The Transatlantic Forum on Russia

CSIS and the Polish-based Centre for Polish-Russian Dialogue and Understanding organized an expert discussion

Russia’s role on the international stage has taken very different forms since the end of World War II. Its influence and power aspirations were and still are of great interest to the United States as well as Europe.


This was backdrop to the daylong forum where experts on Russian culture, history and politics elaborated on Russian - U.S. relations and, in particular, analyzed Russia’s role in the Middle East and Eastern Europe.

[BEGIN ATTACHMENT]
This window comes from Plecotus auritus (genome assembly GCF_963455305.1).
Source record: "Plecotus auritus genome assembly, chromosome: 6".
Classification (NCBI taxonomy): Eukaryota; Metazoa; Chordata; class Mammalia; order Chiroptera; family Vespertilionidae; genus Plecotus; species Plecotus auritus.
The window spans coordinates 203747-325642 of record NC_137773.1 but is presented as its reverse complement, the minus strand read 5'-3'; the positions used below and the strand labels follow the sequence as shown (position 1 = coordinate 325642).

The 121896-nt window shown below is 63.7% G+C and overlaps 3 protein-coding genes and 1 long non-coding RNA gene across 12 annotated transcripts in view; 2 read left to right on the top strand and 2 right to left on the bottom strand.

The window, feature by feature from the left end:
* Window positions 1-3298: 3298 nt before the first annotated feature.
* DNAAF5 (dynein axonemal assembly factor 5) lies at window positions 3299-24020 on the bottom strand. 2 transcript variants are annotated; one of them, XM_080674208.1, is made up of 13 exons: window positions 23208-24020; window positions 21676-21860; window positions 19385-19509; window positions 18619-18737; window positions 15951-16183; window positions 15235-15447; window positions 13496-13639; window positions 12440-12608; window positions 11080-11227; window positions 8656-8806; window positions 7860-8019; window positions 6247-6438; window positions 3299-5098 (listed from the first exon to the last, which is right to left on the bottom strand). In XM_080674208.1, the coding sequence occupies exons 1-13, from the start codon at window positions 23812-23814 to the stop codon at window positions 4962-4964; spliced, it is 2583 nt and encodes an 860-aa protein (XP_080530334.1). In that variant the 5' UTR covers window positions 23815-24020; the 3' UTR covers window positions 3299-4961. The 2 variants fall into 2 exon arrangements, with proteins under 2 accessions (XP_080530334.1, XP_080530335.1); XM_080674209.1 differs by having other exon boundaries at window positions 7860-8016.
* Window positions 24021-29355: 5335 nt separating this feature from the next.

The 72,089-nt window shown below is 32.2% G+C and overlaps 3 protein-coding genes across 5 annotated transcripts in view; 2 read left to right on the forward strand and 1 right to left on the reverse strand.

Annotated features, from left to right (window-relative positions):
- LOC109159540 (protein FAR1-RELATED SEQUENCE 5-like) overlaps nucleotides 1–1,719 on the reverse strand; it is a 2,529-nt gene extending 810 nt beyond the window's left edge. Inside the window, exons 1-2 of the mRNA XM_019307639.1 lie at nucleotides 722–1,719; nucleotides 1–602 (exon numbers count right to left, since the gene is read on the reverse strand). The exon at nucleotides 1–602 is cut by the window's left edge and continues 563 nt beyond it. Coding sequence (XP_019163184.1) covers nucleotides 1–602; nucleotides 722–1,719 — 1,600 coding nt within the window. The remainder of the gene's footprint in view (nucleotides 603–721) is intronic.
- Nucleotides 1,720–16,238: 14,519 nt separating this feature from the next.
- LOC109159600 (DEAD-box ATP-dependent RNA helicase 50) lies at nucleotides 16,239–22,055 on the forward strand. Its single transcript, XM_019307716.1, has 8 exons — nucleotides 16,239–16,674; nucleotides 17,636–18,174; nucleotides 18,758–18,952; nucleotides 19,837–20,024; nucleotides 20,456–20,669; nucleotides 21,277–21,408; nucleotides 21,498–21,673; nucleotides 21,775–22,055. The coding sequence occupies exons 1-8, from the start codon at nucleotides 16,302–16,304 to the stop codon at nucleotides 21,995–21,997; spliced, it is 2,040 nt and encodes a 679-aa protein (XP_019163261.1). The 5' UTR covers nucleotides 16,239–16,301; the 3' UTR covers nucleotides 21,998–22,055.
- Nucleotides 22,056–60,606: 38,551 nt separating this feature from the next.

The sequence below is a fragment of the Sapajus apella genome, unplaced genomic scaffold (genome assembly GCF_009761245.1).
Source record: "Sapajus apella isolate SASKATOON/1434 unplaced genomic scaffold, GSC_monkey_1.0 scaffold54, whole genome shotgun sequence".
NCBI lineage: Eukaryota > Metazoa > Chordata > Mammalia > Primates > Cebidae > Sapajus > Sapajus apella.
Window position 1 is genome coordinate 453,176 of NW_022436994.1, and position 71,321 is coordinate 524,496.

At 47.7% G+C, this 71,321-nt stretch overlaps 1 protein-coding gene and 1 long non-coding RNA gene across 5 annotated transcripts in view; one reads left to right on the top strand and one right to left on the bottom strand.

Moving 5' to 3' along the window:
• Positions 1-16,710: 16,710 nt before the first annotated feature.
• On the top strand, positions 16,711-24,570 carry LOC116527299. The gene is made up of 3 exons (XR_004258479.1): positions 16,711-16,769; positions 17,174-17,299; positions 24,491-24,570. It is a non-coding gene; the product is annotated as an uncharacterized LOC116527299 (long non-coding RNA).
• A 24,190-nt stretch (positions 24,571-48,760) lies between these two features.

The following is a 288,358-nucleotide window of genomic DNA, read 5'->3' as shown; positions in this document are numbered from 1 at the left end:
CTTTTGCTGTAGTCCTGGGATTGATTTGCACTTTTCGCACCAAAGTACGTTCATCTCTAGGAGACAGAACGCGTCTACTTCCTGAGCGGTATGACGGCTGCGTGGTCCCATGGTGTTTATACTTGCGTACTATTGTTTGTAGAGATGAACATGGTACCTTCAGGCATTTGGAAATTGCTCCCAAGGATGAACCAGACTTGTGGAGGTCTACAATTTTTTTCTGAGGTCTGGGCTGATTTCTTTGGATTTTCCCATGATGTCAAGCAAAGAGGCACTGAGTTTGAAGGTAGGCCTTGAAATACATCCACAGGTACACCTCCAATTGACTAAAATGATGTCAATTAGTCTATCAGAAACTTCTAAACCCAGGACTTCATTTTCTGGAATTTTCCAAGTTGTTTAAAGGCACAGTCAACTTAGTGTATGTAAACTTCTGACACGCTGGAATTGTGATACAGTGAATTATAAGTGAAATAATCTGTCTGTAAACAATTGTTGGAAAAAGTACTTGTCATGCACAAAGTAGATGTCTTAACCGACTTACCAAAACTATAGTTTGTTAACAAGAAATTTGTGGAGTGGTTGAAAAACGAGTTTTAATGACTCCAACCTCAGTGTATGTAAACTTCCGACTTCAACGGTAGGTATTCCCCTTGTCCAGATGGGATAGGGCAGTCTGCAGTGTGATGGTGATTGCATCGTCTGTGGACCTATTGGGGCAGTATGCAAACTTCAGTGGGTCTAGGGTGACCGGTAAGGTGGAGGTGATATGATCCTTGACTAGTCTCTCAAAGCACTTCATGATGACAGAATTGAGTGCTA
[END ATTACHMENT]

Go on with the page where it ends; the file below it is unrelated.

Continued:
After some welcoming remarks by Heather Conley, Senior Vice President for Europe, Eurasia and the Arctic at the Center for Strategic and International Studies (CSIS) and by Adam Daniel Rotfeld, Professor and former Minister of Foreign Affairs of the Republic of Poland, the first panel tackled the question of how history is used as a means when it comes to Russian foreign policy. Moderated by Sławomir Dębski, Director of the Centre for Polish-Russian Dialogue and Understanding, the panelists presented their perspectives on the dangers of how a falsified narrative of one’s past results in false politics. With all panelists agreeing on the fact that the historical falsification is a common global problem which concerns states as well as individuals, Andrei Zubov, Professor and columnist for Novaya Gazeta (one of the last independent Russian newspapers) underlined that Russia’s persisting urge to build an empire is pursued at all cost with no concern of human dignity. To him, any historical narrative should focus on its people instead of the nation’s strength, pride or aspirations.